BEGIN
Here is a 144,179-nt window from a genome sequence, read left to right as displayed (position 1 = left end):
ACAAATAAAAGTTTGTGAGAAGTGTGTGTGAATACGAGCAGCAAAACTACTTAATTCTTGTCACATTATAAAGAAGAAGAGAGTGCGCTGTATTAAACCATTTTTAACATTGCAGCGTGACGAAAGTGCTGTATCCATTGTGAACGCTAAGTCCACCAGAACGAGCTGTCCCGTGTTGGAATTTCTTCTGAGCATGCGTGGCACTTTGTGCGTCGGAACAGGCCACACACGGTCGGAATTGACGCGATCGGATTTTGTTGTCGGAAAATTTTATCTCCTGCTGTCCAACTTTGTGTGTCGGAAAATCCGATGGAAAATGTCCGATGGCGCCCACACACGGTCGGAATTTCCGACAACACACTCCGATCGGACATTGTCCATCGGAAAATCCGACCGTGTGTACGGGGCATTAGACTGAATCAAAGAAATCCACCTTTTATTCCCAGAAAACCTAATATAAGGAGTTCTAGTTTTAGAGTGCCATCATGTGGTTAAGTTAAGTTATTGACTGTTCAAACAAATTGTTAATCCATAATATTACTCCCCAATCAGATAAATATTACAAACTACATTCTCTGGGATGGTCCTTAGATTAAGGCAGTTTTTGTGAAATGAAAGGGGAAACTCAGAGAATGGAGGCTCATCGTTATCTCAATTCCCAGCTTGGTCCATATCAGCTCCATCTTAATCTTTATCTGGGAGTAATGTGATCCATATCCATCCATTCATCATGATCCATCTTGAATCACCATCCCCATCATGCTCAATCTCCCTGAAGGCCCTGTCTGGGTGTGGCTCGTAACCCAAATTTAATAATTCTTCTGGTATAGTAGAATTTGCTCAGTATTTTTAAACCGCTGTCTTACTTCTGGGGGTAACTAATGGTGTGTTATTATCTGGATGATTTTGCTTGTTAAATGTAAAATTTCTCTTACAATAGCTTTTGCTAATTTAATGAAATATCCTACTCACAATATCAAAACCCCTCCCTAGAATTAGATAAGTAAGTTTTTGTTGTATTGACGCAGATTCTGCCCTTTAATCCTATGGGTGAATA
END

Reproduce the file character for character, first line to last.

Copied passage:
Here is a 144,179-nt window from a genome sequence, read left to right as displayed (position 1 = left end):
ACAAATAAAAGTTTGTGAGAAGTGTGTGTGAATACGAGCAGCAAAACTACTTAATTCTTGTCACATTATAAAGAAGAAGAGAGTGCGCTGTATTAAACCATTTTTAACATTGCAGCGTGACGAAAGTGCTGTATCCATTGTGAACGCTAAGTCCACCAGAACGAGCTGTCCCGTGTTGGAATTTCTTCTGAGCATGCGTGGCACTTTGTGCGTCGGAACAGGCCACACACGGTCGGAATTGACGCGATCGGATTTTGTTGTCGGAAAATTTTATCTCCTGCTGTCCAACTTTGTGTGTCGGAAAATCCGATGGAAAATGTCCGATGGCGCCCACACACGGTCGGAATTTCCGACAACACACTCCGATCGGACATTGTCCATCGGAAAATCCGACCGTGTGTACGGGGCATTAGACTGAATCAAAGAAATCCACCTTTTATTCCCAGAAAACCTAATATAAGGAGTTCTAGTTTTAGAGTGCCATCATGTGGTTAAGTTAAGTTATTGACTGTTCAAACAAATTGTTAATCCATAATATTACTCCCCAATCAGATAAATATTACAAACTACATTCTCTGGGATGGTCCTTAGATTAAGGCAGTTTTTGTGAAATGAAAGGGGAAACTCAGAGAATGGAGGCTCATCGTTATCTCAATTCCCAGCTTGGTCCATATCAGCTCCATCTTAATCTTTATCTGGGAGTAATGTGATCCATATCCATCCATTCATCATGATCCATCTTGAATCACCATCCCCATCATGCTCAATCTCCCTGAAGGCCCTGTCTGGGTGTGGCTCGTAACCCAAATTTAATAATTCTTCTGGTATAGTAGAATTTGCTCAGTATTTTTAAACCGCTGTCTTACTTCTGGGGGTAACTAATGGTGTGTTATTATCTGGATGATTTTGCTTGTTAAATGTAAAATTTCTCTTACAATAGCTTTTGCTAATTTAATGAAATATCCTACTCACAATATCAAAACCCCTCCCTAGAATTAGATAAGTAAGTTTTTGTTGTATTGACGCAGATTCTGCCCTTTAATCCTATGGGTGAATA